Tag Archives: downtown scene

GLENN CRYTZER’S PEGU CLUB ALL-STARS (Part Two): MIKE DAVIS, TOM ABBOTT, TAL RONEN (July 26, 2015)

waitin-for-katy-mel-thompson

Before you begin, here‘s Part One: NIGHT AND DAY, IS IT TRUE WHAT THEY SAY ABOUT DIXIE?, and MY HONEY’S LOVIN’ ARMS.

Pegu club cocktail

Delicious-looking, isn’t it?  But let’s talk about music.

A delicious place and delicious music: the Pegu Club, named for a famous gin-based cocktail (London dry gin, bitters, lime juice, orange curacao, for the curious, served in what we once called Burma, is located at 77 West Houston Street, one floor up.

Glenn Crytzer PCAS

On Sunday evenings from 6:30 to 9:30, guitarist / singer / composer Glenn Crytzer leads a quartet — its personnel varies from week to week — that offers an unusually wide-ranging jazz repertoire in the most comfortable surroundings.

On July 26, the three members besides Glenn were Tal Ronen, string bass; Tom Abbott, reeds, Mike Davis, trumpet.  Here four more highlights of their very refreshing first set.

WAITIN’ FOR KATY (memories of Ben Pollack and a young Benny Goodman and of romantic encounters that don’t quite work — summed up so poignantly in the bridge.  Katy or Katie was otherwise occupied and I think she stood up our young man).  Thank you, Glenn, for introducing me to the verse, too:

GET OUT AND GET UNDER THE MOON:

POOR BUTTERFLY:

HOW ABOUT YOU

HOW ABOUT YOU? (a gorgeous Burton Lane tune with sweet lyrics by Ralph Freed — the voice in my mind is Judy’s — that I’ve heard no other group play):

Glenn has very thoughtfully laid out the schedule of players here so you can plan your Sunday post-brunch-before-facing-that-tomorrow-will-be-Monday descent back in to reality.  I plan to visit there again.  It’s a delightful spot.

May your happiness increase!

GLENN CRYTZER’S PEGU CLUB ALL-STARS (Part One): MIKE DAVIS, TOM ABBOTT, TAL RONEN (July 26, 2015)

Pegu club cocktail

A delicious place and delicious music: the Pegu Club, named for a famous gin-based cocktail (London dry gin, bitters, lime juice, orange curacao, for the curious, served in what we once called Burma, is located at 77 West Houston Street, New York City, one floor up. Glenn Crytzer PCAS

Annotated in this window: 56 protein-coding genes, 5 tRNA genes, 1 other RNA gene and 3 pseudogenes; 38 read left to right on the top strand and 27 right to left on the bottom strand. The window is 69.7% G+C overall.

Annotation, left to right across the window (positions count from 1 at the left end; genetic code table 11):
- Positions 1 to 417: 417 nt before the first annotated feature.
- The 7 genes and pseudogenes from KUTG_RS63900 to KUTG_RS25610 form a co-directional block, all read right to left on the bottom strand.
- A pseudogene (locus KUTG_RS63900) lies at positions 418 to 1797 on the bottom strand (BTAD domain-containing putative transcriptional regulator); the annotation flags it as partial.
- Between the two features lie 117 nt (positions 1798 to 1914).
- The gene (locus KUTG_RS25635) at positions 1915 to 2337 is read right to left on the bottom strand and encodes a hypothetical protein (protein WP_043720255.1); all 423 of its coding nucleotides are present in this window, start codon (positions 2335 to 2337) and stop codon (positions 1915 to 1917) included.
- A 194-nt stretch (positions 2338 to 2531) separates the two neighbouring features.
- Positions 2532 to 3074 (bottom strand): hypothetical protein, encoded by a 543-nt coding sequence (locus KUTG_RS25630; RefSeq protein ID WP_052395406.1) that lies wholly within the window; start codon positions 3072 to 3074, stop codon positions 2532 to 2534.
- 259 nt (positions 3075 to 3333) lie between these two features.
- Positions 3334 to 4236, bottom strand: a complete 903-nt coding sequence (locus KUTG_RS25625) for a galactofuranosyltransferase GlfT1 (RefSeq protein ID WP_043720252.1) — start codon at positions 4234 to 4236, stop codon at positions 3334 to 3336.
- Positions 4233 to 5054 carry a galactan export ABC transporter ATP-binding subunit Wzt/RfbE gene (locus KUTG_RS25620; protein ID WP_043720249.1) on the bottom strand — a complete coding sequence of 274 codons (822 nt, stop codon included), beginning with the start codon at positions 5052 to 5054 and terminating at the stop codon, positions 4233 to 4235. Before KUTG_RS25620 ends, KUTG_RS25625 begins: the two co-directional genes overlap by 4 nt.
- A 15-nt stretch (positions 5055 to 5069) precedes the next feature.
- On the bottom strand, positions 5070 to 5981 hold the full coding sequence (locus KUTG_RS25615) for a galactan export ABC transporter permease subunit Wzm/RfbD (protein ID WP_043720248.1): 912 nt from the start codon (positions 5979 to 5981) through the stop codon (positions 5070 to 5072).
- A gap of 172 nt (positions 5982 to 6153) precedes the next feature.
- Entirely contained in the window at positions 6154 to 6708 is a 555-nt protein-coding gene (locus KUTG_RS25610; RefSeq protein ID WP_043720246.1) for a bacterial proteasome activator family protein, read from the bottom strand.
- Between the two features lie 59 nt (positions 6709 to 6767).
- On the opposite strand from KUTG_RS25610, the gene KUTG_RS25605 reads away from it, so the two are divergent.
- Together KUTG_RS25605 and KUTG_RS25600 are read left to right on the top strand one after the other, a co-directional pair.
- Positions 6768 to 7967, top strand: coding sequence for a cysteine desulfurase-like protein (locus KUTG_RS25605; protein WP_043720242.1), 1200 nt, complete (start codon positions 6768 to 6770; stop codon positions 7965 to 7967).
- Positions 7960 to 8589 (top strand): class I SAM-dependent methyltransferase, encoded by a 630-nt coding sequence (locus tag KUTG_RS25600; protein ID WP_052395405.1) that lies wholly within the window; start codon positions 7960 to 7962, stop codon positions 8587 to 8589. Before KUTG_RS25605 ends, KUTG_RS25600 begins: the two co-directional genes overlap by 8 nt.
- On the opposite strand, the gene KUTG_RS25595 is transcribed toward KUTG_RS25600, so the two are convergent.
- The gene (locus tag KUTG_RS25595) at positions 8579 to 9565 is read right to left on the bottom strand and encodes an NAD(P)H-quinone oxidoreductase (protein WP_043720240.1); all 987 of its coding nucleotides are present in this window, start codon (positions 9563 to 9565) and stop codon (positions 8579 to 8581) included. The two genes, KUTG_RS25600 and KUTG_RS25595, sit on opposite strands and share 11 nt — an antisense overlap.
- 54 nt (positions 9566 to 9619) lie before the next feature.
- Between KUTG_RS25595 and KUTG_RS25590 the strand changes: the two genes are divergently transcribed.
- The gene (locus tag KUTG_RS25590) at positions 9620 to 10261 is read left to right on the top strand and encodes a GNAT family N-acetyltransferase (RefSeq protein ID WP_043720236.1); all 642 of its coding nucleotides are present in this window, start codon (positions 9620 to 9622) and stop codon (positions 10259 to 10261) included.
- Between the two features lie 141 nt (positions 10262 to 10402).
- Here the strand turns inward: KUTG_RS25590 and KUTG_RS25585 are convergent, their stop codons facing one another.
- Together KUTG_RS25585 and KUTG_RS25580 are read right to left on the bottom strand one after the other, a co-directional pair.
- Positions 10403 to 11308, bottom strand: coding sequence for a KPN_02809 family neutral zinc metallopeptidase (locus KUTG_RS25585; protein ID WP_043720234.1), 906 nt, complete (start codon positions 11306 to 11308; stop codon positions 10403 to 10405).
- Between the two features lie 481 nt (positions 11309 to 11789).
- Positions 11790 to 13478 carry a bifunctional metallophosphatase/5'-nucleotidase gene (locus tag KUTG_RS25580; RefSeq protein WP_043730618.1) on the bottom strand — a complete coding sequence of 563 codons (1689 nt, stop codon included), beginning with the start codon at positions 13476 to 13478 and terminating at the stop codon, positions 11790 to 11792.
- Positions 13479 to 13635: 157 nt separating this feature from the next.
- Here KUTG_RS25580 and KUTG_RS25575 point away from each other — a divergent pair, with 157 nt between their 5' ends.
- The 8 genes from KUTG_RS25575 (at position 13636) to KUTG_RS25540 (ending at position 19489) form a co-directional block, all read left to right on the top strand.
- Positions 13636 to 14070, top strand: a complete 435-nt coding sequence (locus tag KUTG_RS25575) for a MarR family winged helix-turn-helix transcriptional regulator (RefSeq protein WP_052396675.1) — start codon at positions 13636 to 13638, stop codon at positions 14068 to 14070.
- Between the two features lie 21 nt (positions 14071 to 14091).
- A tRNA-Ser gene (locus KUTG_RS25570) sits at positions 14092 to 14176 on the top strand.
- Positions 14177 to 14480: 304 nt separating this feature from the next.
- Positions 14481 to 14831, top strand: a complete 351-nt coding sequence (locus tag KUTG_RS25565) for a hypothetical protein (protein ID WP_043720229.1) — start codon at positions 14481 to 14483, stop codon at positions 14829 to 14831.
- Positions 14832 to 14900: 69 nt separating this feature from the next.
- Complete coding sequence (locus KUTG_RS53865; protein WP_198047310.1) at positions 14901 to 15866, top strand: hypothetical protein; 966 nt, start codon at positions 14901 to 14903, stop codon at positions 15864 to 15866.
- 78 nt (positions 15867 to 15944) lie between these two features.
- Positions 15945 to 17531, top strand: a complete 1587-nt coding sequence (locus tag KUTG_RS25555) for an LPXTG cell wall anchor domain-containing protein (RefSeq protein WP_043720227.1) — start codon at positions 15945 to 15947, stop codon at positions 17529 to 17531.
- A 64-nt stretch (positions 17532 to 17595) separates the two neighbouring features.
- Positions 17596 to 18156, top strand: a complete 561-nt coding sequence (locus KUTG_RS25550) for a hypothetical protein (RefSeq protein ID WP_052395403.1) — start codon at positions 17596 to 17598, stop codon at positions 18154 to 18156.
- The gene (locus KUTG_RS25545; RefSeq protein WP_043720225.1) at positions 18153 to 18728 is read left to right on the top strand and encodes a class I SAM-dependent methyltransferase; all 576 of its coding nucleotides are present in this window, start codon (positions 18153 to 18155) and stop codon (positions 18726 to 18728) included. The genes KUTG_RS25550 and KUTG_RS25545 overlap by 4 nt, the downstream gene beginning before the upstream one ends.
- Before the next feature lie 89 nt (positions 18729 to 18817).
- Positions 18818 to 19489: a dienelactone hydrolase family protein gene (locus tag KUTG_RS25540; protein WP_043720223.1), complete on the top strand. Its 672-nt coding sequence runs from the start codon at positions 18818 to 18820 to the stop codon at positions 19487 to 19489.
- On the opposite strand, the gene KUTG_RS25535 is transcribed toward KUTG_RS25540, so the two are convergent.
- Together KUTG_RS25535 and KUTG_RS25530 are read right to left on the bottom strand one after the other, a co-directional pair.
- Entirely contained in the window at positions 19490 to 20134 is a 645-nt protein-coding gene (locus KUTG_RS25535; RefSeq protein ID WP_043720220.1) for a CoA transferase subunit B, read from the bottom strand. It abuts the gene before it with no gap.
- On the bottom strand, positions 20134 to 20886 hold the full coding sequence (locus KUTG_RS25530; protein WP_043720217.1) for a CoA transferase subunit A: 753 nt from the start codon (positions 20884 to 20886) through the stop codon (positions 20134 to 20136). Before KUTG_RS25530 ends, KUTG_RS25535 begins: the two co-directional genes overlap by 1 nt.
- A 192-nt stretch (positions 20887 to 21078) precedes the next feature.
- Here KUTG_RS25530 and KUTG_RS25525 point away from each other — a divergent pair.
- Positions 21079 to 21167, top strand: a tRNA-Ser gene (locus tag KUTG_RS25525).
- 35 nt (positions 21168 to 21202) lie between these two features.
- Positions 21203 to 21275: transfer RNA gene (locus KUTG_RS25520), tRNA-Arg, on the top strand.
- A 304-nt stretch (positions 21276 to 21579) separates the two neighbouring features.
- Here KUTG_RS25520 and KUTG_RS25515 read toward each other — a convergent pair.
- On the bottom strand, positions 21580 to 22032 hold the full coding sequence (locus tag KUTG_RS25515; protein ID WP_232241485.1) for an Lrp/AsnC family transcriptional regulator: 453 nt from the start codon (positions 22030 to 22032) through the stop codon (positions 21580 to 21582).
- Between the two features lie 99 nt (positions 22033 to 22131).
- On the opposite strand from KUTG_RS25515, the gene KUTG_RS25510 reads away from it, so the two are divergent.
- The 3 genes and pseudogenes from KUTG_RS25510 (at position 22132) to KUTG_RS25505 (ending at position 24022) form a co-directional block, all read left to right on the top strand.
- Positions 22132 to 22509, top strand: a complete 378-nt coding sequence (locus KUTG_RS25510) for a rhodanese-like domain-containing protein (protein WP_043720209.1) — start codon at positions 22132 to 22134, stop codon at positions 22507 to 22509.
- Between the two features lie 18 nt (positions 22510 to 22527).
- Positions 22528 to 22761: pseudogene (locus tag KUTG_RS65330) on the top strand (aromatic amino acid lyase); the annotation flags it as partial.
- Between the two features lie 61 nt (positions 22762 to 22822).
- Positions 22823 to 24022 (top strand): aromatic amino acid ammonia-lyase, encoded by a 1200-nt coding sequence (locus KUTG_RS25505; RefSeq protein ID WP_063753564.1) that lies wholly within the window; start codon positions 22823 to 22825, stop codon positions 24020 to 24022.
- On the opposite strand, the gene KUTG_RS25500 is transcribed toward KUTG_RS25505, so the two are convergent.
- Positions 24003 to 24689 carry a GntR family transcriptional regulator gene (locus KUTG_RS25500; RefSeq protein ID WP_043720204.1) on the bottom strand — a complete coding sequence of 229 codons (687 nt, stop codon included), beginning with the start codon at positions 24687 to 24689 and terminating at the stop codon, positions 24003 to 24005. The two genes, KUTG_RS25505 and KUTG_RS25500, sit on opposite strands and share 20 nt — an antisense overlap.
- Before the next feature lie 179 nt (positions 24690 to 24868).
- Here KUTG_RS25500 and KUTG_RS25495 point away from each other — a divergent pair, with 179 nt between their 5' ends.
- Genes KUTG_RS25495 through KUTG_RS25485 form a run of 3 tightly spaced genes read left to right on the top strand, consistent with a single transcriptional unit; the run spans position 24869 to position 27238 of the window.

On Sunday evenings from 6:30 to 9:30, guitarist / singer / composer Glenn Crytzer leads a quartet — its personnel varies from week to week — that offers an unusually wide-ranging jazz repertoire in the most comfortable surroundings.

On July 26, the three members besides Glenn were Tal Ronen, string bass; Tom Abbott, reeds, Mike Davis, trumpet.  Here are three highlights of their very refreshing first set.

First, a song that is an admitted “classic” of “The Great American Songbook,” but one I’ve never heard a jazz group play in live performance in the preceding decade of intense listening.  What a delight to hear NIGHT AND DAY:

Something almost as rare, although Mike likes this song and has performed it at other gigs — the 1936 IS IT TRUE WHAT THEY SAY ABOUT DIXIE? by Gerald Marks, Sammy Lerner, and Irving Caesar.  1936 was late to be writing a song about people eating possum [this is the first mention of possum in more than seven years of JAZZ LIVES — make of that what you will].  The cover of the sheet music shows Al Jolson in blackface in a characteristic gesture, a picture I thought the world didn’t need.  So it’s not hard to imagine Jolson saying, “I need another song with Dixie in it,” although he didn’t cut himself in on this one. A catchy melody nonetheless: